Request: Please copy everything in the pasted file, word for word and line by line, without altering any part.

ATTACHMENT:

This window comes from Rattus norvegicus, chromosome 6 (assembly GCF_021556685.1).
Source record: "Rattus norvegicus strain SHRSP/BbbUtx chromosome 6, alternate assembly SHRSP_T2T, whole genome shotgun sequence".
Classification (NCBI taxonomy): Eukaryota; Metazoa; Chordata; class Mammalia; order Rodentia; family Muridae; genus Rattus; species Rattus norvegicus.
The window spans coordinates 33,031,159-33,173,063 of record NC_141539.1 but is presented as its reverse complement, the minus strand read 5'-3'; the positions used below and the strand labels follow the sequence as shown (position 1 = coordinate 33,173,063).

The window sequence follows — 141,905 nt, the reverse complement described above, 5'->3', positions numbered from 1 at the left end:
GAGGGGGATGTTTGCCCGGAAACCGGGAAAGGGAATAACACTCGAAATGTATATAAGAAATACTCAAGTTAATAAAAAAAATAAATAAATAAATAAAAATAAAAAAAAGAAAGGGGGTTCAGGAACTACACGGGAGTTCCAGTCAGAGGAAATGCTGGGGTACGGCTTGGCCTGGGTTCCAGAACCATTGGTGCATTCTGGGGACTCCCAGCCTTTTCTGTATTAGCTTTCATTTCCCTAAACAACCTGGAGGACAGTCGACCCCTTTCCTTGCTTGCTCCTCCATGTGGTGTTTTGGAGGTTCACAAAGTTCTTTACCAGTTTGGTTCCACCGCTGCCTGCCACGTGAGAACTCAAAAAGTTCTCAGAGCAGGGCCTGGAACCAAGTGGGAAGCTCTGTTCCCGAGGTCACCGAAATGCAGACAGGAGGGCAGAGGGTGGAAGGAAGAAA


This window comes from Rattus norvegicus, chromosome 6 (assembly GCF_021556685.1).
Source record: "Rattus norvegicus strain SHRSP/BbbUtx chromosome 6, alternate assembly SHRSP_T2T, whole genome shotgun sequence".
Classification (NCBI taxonomy): Eukaryota; Metazoa; Chordata; class Mammalia; order Rodentia; family Muridae; genus Rattus; species Rattus norvegicus.
The window spans coordinates 33,031,159-33,173,063 of record NC_141539.1 but is presented as its reverse complement, the minus strand read 5'-3'; the positions used below and the strand labels follow the sequence as shown (position 1 = coordinate 33,173,063).

The window sequence follows — 141,905 nt, the reverse complement described above, 5'->3', positions numbered from 1 at the left end:
GAGGGGGATGTTTGCCCGGAAACCGGGAAAGGGAATAACACTCGAAATGTATATAAGAAATACTCAAGTTAATAAAAAAAATAAATAAATAAATAAAAATAAAAAAAAGAAAGGGGGTTCAGGAACTACACGGGAGTTCCAGTCAGAGGAAATGCTGGGGTACGGCTTGGCCTGGGTTCCAGAACCATTGGTGCATTCTGGGGACTCCCAGCCTTTTCTGTATTAGCTTTCATTTCCCTAAACAACCTGGAGGACAGTCGACCCCTTTCCTTGCTTGCTCCTCCATGTGGTGTTTTGGAGGTTCACAAAGTTCTTTACCAGTTTGGTTCCACCGCTGCCTGCCACGTGAGAACTCAAAAAGTTCTCAGAGCAGGGCCTGGAACCAAGTGGGAAGCTCTGTTCCCGAGGTCACCGAAATGCAGACAGGAGGGCAGAGGGTGGAAGGAAGAAA